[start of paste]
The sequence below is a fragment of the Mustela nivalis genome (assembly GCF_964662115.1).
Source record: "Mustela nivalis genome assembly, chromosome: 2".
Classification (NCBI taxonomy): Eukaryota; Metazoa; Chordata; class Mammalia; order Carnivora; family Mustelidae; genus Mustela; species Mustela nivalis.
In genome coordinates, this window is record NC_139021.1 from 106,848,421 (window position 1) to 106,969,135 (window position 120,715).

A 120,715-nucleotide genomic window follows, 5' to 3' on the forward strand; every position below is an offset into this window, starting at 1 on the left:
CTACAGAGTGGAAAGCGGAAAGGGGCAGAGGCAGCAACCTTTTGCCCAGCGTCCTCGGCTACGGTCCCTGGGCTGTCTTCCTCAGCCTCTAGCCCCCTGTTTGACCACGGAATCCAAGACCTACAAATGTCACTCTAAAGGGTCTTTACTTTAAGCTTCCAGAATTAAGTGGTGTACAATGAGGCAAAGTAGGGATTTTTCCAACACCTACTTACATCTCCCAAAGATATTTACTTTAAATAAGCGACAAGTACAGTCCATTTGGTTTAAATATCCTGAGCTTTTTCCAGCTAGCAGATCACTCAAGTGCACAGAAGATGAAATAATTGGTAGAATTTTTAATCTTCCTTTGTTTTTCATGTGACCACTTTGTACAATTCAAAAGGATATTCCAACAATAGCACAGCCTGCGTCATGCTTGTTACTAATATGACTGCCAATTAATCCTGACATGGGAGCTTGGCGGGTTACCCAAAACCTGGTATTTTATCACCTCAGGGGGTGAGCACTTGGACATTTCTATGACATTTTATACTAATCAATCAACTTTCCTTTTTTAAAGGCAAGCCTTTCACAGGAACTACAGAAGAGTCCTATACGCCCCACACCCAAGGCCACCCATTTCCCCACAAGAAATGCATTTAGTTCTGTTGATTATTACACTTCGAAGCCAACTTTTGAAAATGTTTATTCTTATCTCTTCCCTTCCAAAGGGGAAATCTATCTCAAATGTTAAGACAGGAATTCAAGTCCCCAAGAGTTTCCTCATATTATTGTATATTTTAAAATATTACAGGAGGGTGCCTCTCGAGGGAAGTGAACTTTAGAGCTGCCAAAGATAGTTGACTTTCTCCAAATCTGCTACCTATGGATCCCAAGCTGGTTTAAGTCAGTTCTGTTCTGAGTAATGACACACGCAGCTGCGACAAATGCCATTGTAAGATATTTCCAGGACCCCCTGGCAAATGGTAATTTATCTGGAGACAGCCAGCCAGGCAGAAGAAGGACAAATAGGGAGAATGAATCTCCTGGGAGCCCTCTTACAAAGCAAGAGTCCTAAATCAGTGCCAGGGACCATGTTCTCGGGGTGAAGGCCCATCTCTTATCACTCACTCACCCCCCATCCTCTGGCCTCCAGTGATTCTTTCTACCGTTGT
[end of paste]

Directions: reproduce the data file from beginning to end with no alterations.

The sequence below is a fragment of the Mustela nivalis genome (assembly GCF_964662115.1).
Source record: "Mustela nivalis genome assembly, chromosome: 2".
Classification (NCBI taxonomy): Eukaryota; Metazoa; Chordata; class Mammalia; order Carnivora; family Mustelidae; genus Mustela; species Mustela nivalis.
In genome coordinates, this window is record NC_139021.1 from 106,848,421 (window position 1) to 106,969,135 (window position 120,715).

A 120,715-nucleotide genomic window follows, 5' to 3' on the forward strand; every position below is an offset into this window, starting at 1 on the left:
CTACAGAGTGGAAAGCGGAAAGGGGCAGAGGCAGCAACCTTTTGCCCAGCGTCCTCGGCTACGGTCCCTGGGCTGTCTTCCTCAGCCTCTAGCCCCCTGTTTGACCACGGAATCCAAGACCTACAAATGTCACTCTAAAGGGTCTTTACTTTAAGCTTCCAGAATTAAGTGGTGTACAATGAGGCAAAGTAGGGATTTTTCCAACACCTACTTACATCTCCCAAAGATATTTACTTTAAATAAGCGACAAGTACAGTCCATTTGGTTTAAATATCCTGAGCTTTTTCCAGCTAGCAGATCACTCAAGTGCACAGAAGATGAAATAATTGGTAGAATTTTTAATCTTCCTTTGTTTTTCATGTGACCACTTTGTACAATTCAAAAGGATATTCCAACAATAGCACAGCCTGCGTCATGCTTGTTACTAATATGACTGCCAATTAATCCTGACATGGGAGCTTGGCGGGTTACCCAAAACCTGGTATTTTATCACCTCAGGGGGTGAGCACTTGGACATTTCTATGACATTTTATACTAATCAATCAACTTTCCTTTTTTAAAGGCAAGCCTTTCACAGGAACTACAGAAGAGTCCTATACGCCCCACACCCAAGGCCACCCATTTCCCCACAAGAAATGCATTTAGTTCTGTTGATTATTACACTTCGAAGCCAACTTTTGAAAATGTTTATTCTTATCTCTTCCCTTCCAAAGGGGAAATCTATCTCAAATGTTAAGACAGGAATTCAAGTCCCCAAGAGTTTCCTCATATTATTGTATATTTTAAAATATTACAGGAGGGTGCCTCTCGAGGGAAGTGAACTTTAGAGCTGCCAAAGATAGTTGACTTTCTCCAAATCTGCTACCTATGGATCCCAAGCTGGTTTAAGTCAGTTCTGTTCTGAGTAATGACACACGCAGCTGCGACAAATGCCATTGTAAGATATTTCCAGGACCCCCTGGCAAATGGTAATTTATCTGGAGACAGCCAGCCAGGCAGAAGAAGGACAAATAGGGAGAATGAATCTCCTGGGAGCCCTCTTACAAAGCAAGAGTCCTAAATCAGTGCCAGGGACCATGTTCTCGGGGTGAAGGCCCATCTCTTATCACTCACTCACCCCCCATCCTCTGGCCTCCAGTGATTCTTTCTACCGTTGT